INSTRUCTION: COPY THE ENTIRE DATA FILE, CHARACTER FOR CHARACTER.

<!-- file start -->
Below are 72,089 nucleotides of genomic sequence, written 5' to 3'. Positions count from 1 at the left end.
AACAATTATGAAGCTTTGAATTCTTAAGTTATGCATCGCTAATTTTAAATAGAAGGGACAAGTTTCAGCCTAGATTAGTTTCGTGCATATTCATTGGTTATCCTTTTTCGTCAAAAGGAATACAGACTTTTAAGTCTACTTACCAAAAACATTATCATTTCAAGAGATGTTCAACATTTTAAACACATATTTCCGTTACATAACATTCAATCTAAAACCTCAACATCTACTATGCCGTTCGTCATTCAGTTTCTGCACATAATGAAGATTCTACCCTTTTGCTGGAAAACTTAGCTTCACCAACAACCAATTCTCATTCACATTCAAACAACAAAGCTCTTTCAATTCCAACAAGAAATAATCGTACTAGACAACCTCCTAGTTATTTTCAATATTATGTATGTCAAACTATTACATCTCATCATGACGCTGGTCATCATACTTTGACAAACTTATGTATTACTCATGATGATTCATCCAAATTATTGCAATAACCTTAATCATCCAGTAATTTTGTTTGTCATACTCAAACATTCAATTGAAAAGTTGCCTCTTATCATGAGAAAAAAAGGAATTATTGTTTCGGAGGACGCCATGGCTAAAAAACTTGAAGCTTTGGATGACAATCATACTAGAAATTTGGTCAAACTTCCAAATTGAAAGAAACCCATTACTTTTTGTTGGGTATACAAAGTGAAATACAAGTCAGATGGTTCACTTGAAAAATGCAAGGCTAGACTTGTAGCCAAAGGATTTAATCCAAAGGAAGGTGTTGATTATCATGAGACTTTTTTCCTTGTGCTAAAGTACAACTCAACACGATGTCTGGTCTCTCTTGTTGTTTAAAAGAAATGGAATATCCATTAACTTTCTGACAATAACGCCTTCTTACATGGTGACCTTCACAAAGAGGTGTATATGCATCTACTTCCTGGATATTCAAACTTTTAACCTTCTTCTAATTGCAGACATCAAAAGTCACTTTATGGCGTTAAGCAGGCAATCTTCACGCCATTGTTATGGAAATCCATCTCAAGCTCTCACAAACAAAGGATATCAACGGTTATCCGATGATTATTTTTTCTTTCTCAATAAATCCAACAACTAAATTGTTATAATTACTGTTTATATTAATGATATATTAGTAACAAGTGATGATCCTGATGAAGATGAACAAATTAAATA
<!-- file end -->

Below are 72,089 nucleotides of genomic sequence, written 5' to 3'. Positions count from 1 at the left end.
AACAATTATGAAGCTTTGAATTCTTAAGTTATGCATCGCTAATTTTAAATAGAAGGGACAAGTTTCAGCCTAGATTAGTTTCGTGCATATTCATTGGTTATCCTTTTTCGTCAAAAGGAATACAGACTTTTAAGTCTACTTACCAAAAACATTATCATTTCAAGAGATGTTCAACATTTTAAACACATATTTCCGTTACATAACATTCAATCTAAAACCTCAACATCTACTATGCCGTTCGTCATTCAGTTTCTGCACATAATGAAGATTCTACCCTTTTGCTGGAAAACTTAGCTTCACCAACAACCAATTCTCATTCACATTCAAACAACAAAGCTCTTTCAATTCCAACAAGAAATAATCGTACTAGACAACCTCCTAGTTATTTTCAATATTATGTATGTCAAACTATTACATCTCATCATGACGCTGGTCATCATACTTTGACAAACTTATGTATTACTCATGATGATTCATCCAAATTATTGCAATAACCTTAATCATCCAGTAATTTTGTTTGTCATACTCAAACATTCAATTGAAAAGTTGCCTCTTATCATGAGAAAAAAAGGAATTATTGTTTCGGAGGACGCCATGGCTAAAAAACTTGAAGCTTTGGATGACAATCATACTAGAAATTTGGTCAAACTTCCAAATTGAAAGAAACCCATTACTTTTTGTTGGGTATACAAAGTGAAATACAAGTCAGATGGTTCACTTGAAAAATGCAAGGCTAGACTTGTAGCCAAAGGATTTAATCCAAAGGAAGGTGTTGATTATCATGAGACTTTTTTCCTTGTGCTAAAGTACAACTCAACACGATGTCTGGTCTCTCTTGTTGTTTAAAAGAAATGGAATATCCATTAACTTTCTGACAATAACGCCTTCTTACATGGTGACCTTCACAAAGAGGTGTATATGCATCTACTTCCTGGATATTCAAACTTTTAACCTTCTTCTAATTGCAGACATCAAAAGTCACTTTATGGCGTTAAGCAGGCAATCTTCACGCCATTGTTATGGAAATCCATCTCAAGCTCTCACAAACAAAGGATATCAACGGTTATCCGATGATTATTTTTTCTTTCTCAATAAATCCAACAACTAAATTGTTATAATTACTGTTTATATTAATGATATATTAGTAACAAGTGATGATCCTGATGAAGATGAACAAATTAAATA